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GEORGIA POWER COMPANY v. CITY DECATUR

decided: May 19, 1930.

GEORGIA POWER COMPANY
v.
CITY OF DECATUR



CERTIORARI TO THE SUPREME COURT OF GEORGIA.

Hughes, Holmes, Van Devanter, McReynolds, Brandeis, Sutherland, Butler, Stone

Author: Butler

[ 281 U.S. Page 506]

 MR. JUSTICE BUTLER delivered the opinion of the Court.

The city of Decatur brought this suit in the superior court of DeKalb county against the Georgia Railway and Electric Company and the Georgia Railway and Power Company. The former was the owner and the latter was the lessee and operator of a system of street

[ 281 U.S. Page 507]

     and suburban railway lines of more than 200 miles serving Atlanta, Decatur and other places in that part of Georgia. Before trial, they consolidated and became the Georgia Power Company, and it was made the defendant. The city prayed, and the court granted, a decree permanently enjoining petitioner from violating an ordinance passed by the city March 3, 1903, from violating a contract of April 1, 1903, based upon the ordinance, and from ceasing to operate about a mile of its line in Decatur. The decree was affirmed by the state supreme court. 168 Ga. 705.

Prior to the commencement of this suit it had been finally adjudged in litigation between the city and petitioner's predecessors that the ordinance and contract bound the carrier not to charge more than five cents per passenger between points on that stretch of track in Decatur and the terminus of the line in Atlanta and required it upon the payment of each full fare to give to the passenger a transfer ticket that would entitle him for one fare to ride between points on such track and points on any of the carrier's lines in Atlanta. It was also held that the state railroad commission was without authority to change rates that are established by contract. Georgia Ry. & Power Co. v. Railroad Comm., 149 Ga. 1. Georgia Ry. & Power Co. v. Town of Decatur, 152 Ga. 143. Georgia Ry. & Power Co. v. Decatur, 153 Ga. 329; 262 U.S. 432. The duration of the defendant's obligation to operate that line or to serve for such contract fare was not determined.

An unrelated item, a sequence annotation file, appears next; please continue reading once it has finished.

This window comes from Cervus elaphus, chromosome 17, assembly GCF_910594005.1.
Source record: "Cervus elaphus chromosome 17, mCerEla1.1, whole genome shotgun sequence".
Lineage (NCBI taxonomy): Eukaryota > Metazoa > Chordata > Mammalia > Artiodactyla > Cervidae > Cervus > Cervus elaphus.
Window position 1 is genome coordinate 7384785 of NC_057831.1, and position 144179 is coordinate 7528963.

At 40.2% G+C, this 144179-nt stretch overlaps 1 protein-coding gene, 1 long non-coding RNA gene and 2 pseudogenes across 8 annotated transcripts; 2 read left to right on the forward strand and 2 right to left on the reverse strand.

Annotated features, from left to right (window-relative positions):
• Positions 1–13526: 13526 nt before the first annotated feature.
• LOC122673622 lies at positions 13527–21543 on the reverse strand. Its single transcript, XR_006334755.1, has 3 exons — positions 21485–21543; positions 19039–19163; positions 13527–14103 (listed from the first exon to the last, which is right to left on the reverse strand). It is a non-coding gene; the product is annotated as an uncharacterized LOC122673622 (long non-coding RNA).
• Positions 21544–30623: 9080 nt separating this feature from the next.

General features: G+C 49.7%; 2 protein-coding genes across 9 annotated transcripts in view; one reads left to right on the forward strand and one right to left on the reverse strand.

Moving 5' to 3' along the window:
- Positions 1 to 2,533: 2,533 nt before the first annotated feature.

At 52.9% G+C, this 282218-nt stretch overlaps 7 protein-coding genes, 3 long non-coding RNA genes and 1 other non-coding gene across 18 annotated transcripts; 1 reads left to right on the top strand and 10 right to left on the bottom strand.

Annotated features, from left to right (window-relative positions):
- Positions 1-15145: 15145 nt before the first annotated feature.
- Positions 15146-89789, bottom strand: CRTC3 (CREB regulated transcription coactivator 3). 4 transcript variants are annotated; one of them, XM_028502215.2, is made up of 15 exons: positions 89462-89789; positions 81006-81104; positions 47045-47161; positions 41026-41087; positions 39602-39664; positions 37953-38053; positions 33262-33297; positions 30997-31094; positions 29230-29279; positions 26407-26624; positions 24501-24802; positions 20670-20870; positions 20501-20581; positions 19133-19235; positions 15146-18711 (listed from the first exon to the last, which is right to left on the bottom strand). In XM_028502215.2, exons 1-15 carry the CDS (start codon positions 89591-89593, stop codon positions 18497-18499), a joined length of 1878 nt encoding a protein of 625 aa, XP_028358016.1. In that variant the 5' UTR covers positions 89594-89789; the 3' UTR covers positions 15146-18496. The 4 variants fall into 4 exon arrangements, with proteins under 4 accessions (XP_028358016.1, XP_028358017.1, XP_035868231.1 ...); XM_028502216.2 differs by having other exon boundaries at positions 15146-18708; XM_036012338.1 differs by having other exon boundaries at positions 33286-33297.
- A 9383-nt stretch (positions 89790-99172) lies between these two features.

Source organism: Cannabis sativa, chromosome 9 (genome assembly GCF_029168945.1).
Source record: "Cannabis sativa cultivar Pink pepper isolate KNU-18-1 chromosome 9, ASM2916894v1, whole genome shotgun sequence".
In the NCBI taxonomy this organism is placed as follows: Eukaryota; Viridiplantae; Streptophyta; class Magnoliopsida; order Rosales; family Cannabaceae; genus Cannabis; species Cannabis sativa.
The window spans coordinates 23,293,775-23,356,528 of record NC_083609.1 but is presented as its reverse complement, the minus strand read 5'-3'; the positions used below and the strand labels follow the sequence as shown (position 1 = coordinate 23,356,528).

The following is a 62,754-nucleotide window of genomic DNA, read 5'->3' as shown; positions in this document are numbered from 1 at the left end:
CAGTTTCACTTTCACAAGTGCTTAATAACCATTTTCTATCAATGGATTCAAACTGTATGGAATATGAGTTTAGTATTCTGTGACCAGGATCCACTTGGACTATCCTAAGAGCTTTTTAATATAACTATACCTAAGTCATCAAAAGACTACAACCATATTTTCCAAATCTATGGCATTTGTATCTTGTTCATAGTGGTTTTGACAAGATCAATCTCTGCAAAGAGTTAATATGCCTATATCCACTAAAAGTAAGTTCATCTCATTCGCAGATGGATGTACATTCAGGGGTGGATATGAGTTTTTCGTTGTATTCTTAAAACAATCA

August 14, 1919, the commission fixed the carrier's fares other than those covered by the contract at six cents; September 22, 1920, it raised them to seven cents, and December 15, 1927, it made them ten cents per passenger but required the carrier to sell four tickets for thirty cents. The cost of the transportation covered by the contract fare, exclusive of any compensation for the use of property

[ 281 U.S. Page 508]

     employed to furnish the service, exceeds the revenue derived therefrom and is substantially higher per passenger than the cost of service covered by the fares fixed by the commission. An ordinance of the city of Decatur passed May 15, 1925, directed paving of the streets occupied by the line in question and the assessment of a substantial portion of the cost against the lessee. Thereupon lessor and lessee offered to surrender to the city the permit for the operation of the line and the lessee notified the city that at a time specified it would discontinue the service. The city refused to accept the surrender and promptly brought this suit.

Petitioner maintained below and here insists that the franchise and the rate contract expired August 16, 1919, and that its obligation to operate the line or keep the five cent fare in force was terminated by such offer and notice. See Denver v. Denver Union Water Co., 246 U.S. 178, 184. It contends that the rate is confiscatory, that the decree requires it to operate the line and to serve for the five cent fare and that, if compelled so to do, it will be deprived of its property without due process of law in violation of the Fourteenth Amendment.

This court has recently held that the usual permissive charter of a railroad company does not oblige the company to operate its railroad at a loss; that, where it is reasonably certain that future operation will be at a loss, the company, in the absence of contract obligation to continue, may cease, and if in such circumstances the company were compelled by the State to continue to operate at a loss, it would be deprived of its property without due process of law. Railroad Commission v. Eastern Texas R. R., 264 U.S. 79. The State may not by any of its agencies disregard the prohibitions of the Fourteenth ...


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